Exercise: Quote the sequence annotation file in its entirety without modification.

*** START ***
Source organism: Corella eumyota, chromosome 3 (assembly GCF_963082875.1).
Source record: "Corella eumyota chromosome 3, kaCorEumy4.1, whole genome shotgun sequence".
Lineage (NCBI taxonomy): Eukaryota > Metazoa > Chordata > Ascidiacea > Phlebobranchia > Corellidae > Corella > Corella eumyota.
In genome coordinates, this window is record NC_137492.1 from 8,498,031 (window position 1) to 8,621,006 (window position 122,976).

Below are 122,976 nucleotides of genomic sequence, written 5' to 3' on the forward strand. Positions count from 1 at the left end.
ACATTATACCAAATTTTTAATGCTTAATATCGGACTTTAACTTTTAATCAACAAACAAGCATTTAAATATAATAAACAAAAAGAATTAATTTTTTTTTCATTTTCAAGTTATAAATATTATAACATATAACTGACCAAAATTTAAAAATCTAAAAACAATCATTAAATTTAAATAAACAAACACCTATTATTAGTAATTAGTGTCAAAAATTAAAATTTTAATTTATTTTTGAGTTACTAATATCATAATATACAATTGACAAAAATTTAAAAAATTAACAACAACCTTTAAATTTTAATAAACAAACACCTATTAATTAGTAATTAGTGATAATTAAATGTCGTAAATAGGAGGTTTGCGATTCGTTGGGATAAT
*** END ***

Source organism: Corella eumyota, chromosome 3 (assembly GCF_963082875.1).
Source record: "Corella eumyota chromosome 3, kaCorEumy4.1, whole genome shotgun sequence".
Lineage (NCBI taxonomy): Eukaryota > Metazoa > Chordata > Ascidiacea > Phlebobranchia > Corellidae > Corella > Corella eumyota.
In genome coordinates, this window is record NC_137492.1 from 8,498,031 (window position 1) to 8,621,006 (window position 122,976).

Below are 122,976 nucleotides of genomic sequence, written 5' to 3' on the forward strand. Positions count from 1 at the left end.
ACATTATACCAAATTTTTAATGCTTAATATCGGACTTTAACTTTTAATCAACAAACAAGCATTTAAATATAATAAACAAAAAGAATTAATTTTTTTTTCATTTTCAAGTTATAAATATTATAACATATAACTGACCAAAATTTAAAAATCTAAAAACAATCATTAAATTTAAATAAACAAACACCTATTATTAGTAATTAGTGTCAAAAATTAAAATTTTAATTTATTTTTGAGTTACTAATATCATAATATACAATTGACAAAAATTTAAAAAATTAACAACAACCTTTAAATTTTAATAAACAAACACCTATTAATTAGTAATTAGTGATAATTAAATGTCGTAAATAGGAGGTTTGCGATTCGTTGGGATAAT